Five months ago, on April 8, Judith Weisman signed a sworn affidavit that she would not send her daughter, Beth, to kindergarten at Rosemary Hills Elementary School in Silver Spring, a cornerstone in Montgomery County's school integration plan.

Weisman's affidavit said she would enroll her daughter in the private Jewish Day School. Thirty other parents from Chevy Chase signed affidavits citing similar intentions of enrolling their children in private schools.

A month ago, Weisman, after much introspection, changed her mind. Now, Beth, along with about 14 other kindergarten-aged Chevy Chase children, boards the school bus every morning in her predominantly white neighborhood for the four-mile ride to Rosemary Hills, a school where the student body would be more than 90 percent minority without a busing plan.

"I'm still very cautious. But I decided to give it a shot," Weisman said yesterday. "It seems to me that the school board has made a solid commitment to providing resources for the school and Beth has an excellent teacher." The teacher, Weisman said, is the same one who taught her son at Chevy Chase Elementary.

Beth Weisman is an example of some of the unexpected students school officials referred to at Monday night's board meeting when they announced that the overall kindergarten enrollment at Rosemary Hills had exceeded their expectations by nearly 50 percent.

One-hundred and forty children had been assigned to kindergarten at Rosemary Hills this year. But school officials, anticipating a snowball effect, expected enrollment might drop as low as 70 after 31 of 42 parents of Chevy Chase kindergarteners submitted their sworn statements in April to the State Board of Education.

School officials said Monday night that 104 students have enrolled in kindergarten-the only class participating this year in the busing plan-and that the enrollment was split evenly between minority and white students. Rosemary Hills principal Ruth Spearman said yesterday that at least 15 of those students are from Chevy Chase.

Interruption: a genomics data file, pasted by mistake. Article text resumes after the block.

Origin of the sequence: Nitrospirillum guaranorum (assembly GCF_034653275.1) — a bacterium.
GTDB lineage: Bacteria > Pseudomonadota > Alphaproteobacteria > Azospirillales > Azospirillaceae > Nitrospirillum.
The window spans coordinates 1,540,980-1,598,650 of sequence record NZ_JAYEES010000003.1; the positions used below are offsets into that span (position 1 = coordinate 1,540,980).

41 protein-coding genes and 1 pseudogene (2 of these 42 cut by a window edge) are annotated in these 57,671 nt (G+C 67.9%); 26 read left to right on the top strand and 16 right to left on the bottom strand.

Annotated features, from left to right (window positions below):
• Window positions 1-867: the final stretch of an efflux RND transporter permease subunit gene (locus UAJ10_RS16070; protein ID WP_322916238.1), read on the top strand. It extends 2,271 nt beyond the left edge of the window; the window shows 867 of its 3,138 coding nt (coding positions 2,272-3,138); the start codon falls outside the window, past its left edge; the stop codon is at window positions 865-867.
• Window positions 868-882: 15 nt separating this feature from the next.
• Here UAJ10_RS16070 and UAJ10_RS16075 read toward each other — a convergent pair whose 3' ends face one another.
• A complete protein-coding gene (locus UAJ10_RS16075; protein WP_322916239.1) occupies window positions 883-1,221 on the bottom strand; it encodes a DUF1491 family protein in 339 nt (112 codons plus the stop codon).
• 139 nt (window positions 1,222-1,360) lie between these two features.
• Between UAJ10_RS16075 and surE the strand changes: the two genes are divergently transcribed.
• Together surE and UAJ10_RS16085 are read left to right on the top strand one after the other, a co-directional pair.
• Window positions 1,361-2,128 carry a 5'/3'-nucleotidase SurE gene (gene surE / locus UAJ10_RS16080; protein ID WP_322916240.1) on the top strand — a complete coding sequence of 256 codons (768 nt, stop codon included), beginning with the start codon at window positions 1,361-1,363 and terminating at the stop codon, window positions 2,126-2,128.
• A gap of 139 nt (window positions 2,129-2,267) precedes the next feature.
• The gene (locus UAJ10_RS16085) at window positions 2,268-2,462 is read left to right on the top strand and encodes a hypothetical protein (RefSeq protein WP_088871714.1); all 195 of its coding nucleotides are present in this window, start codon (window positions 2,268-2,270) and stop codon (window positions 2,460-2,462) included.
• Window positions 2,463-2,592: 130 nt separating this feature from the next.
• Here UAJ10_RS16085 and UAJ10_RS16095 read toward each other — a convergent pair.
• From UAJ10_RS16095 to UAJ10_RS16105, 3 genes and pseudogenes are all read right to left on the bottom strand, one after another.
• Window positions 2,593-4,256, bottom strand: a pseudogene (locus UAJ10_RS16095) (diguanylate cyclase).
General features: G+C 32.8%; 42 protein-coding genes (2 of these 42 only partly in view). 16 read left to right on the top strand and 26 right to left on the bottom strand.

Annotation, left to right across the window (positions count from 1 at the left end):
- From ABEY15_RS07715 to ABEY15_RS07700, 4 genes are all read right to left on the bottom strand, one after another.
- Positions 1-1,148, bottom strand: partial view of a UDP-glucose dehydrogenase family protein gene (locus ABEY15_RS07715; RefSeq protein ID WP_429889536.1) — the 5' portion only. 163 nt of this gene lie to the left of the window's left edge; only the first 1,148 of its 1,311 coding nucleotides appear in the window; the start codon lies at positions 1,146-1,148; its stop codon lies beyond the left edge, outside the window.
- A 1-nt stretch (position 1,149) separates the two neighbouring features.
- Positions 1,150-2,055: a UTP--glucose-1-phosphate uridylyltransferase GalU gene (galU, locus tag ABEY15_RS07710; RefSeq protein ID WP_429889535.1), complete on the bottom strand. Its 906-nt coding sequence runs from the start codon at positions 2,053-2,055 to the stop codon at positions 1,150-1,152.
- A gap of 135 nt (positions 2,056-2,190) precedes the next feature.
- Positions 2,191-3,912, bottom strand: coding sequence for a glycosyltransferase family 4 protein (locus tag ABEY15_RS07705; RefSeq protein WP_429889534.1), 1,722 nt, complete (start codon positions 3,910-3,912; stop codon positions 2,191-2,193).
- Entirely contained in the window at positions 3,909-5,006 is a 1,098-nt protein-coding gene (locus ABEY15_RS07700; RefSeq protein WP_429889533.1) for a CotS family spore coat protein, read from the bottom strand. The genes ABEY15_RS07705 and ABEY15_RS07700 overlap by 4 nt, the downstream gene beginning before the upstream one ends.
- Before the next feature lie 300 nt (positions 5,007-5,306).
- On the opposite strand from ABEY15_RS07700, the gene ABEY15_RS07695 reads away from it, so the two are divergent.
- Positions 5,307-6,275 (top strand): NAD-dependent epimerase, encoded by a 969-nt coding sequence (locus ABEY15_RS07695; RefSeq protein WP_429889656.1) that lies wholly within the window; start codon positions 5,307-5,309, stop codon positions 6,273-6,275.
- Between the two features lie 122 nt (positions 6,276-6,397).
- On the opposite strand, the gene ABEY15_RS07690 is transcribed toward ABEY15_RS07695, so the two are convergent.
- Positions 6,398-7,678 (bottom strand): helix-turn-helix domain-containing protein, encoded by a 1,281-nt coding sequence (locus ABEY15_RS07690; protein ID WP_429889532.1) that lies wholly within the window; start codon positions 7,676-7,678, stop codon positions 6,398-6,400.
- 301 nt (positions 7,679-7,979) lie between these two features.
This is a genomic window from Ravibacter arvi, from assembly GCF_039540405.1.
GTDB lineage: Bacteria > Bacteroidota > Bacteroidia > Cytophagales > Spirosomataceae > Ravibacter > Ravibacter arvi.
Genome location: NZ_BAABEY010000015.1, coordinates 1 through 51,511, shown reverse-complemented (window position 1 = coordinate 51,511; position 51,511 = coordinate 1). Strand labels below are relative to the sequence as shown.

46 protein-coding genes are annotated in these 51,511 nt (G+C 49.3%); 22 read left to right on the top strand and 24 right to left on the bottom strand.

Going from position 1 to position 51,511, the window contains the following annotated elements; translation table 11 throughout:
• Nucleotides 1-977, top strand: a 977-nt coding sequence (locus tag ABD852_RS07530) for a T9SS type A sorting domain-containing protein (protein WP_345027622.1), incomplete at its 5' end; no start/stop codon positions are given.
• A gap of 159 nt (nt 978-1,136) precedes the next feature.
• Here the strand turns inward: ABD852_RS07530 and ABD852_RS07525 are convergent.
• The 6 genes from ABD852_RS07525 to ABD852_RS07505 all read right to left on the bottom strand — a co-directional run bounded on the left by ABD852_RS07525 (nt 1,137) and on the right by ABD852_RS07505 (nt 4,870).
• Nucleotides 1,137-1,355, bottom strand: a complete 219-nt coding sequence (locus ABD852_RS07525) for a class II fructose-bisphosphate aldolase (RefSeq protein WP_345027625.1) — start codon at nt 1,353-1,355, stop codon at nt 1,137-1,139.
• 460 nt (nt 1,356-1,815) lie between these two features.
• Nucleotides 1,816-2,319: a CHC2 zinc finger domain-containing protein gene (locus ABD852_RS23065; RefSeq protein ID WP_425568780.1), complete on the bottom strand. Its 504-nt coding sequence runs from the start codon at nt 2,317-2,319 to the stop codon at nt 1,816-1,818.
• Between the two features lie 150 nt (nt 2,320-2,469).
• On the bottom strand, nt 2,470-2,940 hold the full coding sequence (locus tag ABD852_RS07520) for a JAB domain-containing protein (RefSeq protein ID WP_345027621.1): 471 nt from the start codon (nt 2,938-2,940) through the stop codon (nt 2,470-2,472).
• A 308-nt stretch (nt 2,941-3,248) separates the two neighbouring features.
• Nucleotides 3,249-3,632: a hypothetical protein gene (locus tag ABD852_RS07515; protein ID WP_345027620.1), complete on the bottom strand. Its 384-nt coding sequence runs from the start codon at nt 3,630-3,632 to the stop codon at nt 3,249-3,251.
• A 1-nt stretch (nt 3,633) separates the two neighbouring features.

Under the busing plan approved by the board in March, kindergartners are bused from the predominantly white Chevy Chase and North Chevy Chase Elementary School areas to Rosemary Hill. (Eventually, first and second graders from these areas will also attend Rosemary Hills.) Children from Rosemary Hills are bused to Chevy Chase or North Chevy Chase for grades three through six.

Rosemary Hills had been paired with Chevy Chase for six years and was the symbol of the county's voluntary integration efforts when the school board voted in 1981 to undo the plan. That decision was reversed last March by a newly elected school board, but not without considerable opposition from some Chevy Chase parents who complained that wide economic differences between children from the two areas would interfere with their children's education.

"When I was asked to take on this job last year I was told we might get only four students from Chevy Chase and I was quite concerned," said Spearman in her office, pointing to the map dotted with pins representing students. Spearman met with groups of parents 13 times before the beginning of school in an attempt to persuade them to give Rosemary Hills a chance. "While we don't have all the students we would like, I am very excited about what has happened," she said.